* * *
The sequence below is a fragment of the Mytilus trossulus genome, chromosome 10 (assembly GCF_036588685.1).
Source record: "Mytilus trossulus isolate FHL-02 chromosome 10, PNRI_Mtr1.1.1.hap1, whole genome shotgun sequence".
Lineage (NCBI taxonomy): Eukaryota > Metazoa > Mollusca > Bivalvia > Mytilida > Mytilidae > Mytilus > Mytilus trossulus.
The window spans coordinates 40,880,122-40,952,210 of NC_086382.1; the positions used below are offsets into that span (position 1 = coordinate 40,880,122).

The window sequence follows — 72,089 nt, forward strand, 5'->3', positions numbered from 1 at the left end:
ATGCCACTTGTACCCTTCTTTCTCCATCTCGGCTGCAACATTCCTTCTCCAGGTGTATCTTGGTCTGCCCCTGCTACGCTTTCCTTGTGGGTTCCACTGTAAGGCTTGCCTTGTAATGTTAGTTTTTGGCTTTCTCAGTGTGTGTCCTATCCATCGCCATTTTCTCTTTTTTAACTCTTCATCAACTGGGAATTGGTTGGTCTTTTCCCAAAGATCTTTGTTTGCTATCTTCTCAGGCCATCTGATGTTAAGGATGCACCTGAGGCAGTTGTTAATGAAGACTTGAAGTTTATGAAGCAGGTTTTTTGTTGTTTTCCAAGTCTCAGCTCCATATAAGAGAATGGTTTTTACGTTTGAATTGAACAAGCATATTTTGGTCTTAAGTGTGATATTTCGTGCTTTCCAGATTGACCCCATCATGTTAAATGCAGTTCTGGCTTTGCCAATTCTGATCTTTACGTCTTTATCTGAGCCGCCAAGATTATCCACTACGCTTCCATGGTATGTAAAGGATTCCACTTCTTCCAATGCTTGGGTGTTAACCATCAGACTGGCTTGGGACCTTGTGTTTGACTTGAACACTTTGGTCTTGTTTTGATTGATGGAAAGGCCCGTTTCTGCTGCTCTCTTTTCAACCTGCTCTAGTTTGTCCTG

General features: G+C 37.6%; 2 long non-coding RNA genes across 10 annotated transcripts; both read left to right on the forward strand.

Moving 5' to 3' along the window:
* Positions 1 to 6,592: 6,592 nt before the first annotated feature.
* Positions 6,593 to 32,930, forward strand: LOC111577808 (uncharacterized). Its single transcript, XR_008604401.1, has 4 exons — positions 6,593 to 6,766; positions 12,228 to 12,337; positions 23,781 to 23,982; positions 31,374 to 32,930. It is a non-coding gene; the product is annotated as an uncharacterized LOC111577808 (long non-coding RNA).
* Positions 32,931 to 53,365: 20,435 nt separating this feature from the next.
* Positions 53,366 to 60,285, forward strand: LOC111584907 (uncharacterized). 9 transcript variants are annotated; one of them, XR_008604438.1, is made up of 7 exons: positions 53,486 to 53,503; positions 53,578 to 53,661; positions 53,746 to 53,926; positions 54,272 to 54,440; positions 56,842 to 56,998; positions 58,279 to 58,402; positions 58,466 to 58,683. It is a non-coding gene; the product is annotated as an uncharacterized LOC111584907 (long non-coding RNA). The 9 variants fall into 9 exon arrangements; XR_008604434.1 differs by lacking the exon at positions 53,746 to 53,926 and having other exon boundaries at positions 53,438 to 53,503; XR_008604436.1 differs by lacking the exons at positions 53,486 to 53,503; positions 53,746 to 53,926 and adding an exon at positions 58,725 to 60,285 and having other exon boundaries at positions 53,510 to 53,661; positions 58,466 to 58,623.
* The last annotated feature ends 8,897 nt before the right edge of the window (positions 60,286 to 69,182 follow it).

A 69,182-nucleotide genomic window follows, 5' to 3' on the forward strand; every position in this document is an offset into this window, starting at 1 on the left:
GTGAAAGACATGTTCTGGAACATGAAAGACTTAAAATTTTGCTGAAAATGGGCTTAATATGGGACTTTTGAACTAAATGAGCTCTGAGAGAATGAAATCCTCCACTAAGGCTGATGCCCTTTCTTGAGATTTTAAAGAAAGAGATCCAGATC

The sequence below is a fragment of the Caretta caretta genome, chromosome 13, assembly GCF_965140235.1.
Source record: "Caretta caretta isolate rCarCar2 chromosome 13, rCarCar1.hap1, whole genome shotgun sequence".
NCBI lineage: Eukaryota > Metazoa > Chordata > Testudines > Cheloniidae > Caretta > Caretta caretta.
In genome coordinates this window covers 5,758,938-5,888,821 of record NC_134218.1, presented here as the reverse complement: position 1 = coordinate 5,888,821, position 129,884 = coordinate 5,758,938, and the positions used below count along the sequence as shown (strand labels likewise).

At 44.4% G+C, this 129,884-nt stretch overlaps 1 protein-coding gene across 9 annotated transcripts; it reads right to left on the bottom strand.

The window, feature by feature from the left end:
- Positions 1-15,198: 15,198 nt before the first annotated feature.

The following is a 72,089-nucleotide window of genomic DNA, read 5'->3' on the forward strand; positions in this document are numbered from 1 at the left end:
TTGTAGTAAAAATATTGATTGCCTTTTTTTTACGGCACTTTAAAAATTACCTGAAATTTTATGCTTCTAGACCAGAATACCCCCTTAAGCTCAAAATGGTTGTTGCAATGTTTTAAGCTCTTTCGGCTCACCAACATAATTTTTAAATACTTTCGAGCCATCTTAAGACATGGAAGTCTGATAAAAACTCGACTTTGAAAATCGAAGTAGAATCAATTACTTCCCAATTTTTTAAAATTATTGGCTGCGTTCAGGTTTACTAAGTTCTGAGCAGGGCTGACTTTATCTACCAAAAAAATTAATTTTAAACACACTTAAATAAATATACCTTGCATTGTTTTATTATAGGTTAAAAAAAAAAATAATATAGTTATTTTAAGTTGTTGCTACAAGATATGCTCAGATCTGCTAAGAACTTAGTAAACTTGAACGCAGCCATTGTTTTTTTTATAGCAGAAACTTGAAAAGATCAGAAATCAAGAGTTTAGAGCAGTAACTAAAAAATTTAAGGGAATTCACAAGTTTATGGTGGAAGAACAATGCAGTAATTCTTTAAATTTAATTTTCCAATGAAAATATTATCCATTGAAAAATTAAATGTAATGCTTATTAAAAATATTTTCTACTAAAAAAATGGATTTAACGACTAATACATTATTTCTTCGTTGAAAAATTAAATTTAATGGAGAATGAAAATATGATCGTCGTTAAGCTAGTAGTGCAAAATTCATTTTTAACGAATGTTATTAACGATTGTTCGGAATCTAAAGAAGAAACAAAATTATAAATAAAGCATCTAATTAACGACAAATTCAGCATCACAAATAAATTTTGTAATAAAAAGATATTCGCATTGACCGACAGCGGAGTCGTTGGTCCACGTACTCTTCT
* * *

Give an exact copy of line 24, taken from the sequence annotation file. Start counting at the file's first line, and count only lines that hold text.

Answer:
TTGTAGTAAAAATATTGATTGCCTTTTTTTTACGGCACTTTAAAAATTACCTGAAATTTTATGCTTCTAGACCAGAATACCCCCTTAAGCTCAAAATGGTTGTTGCAATGTTTTAAGCTCTTTCGGCTCACCAACATAATTTTTAAATACTTTCGAGCCATCTTAAGACATGGAAGTCTGATAAAAACTCGACTTTGAAAATCGAAGTAGAATCAATTACTTCCCAATTTTTTAAAATTATTGGCTGCGTTCAGGTTTACTAAGTTCTGAGCAGGGCTGACTTTATCTACCAAAAAAATTAATTTTAAACACACTTAAATAAATATACCTTGCATTGTTTTATTATAGGTTAAAAAAAAAAATAATATAGTTATTTTAAGTTGTTGCTACAAGATATGCTCAGATCTGCTAAGAACTTAGTAAACTTGAACGCAGCCATTGTTTTTTTTATAGCAGAAACTTGAAAAGATCAGAAATCAAGAGTTTAGAGCAGTAACTAAAAAATTTAAGGGAATTCACAAGTTTATGGTGGAAGAACAATGCAGTAATTCTTTAAATTTAATTTTCCAATGAAAATATTATCCATTGAAAAATTAAATGTAATGCTTATTAAAAATATTTTCTACTAAAAAAATGGATTTAACGACTAATACATTATTTCTTCGTTGAAAAATTAAATTTAATGGAGAATGAAAATATGATCGTCGTTAAGCTAGTAGTGCAAAATTCATTTTTAACGAATGTTATTAACGATTGTTCGGAATCTAAAGAAGAAACAAAATTATAAATAAAGCATCTAATTAACGACAAATTCAGCATCACAAATAAATTTTGTAATAAAAAGATATTCGCATTGACCGACAGCGGAGTCGTTGGTCCACGTACTCTTCT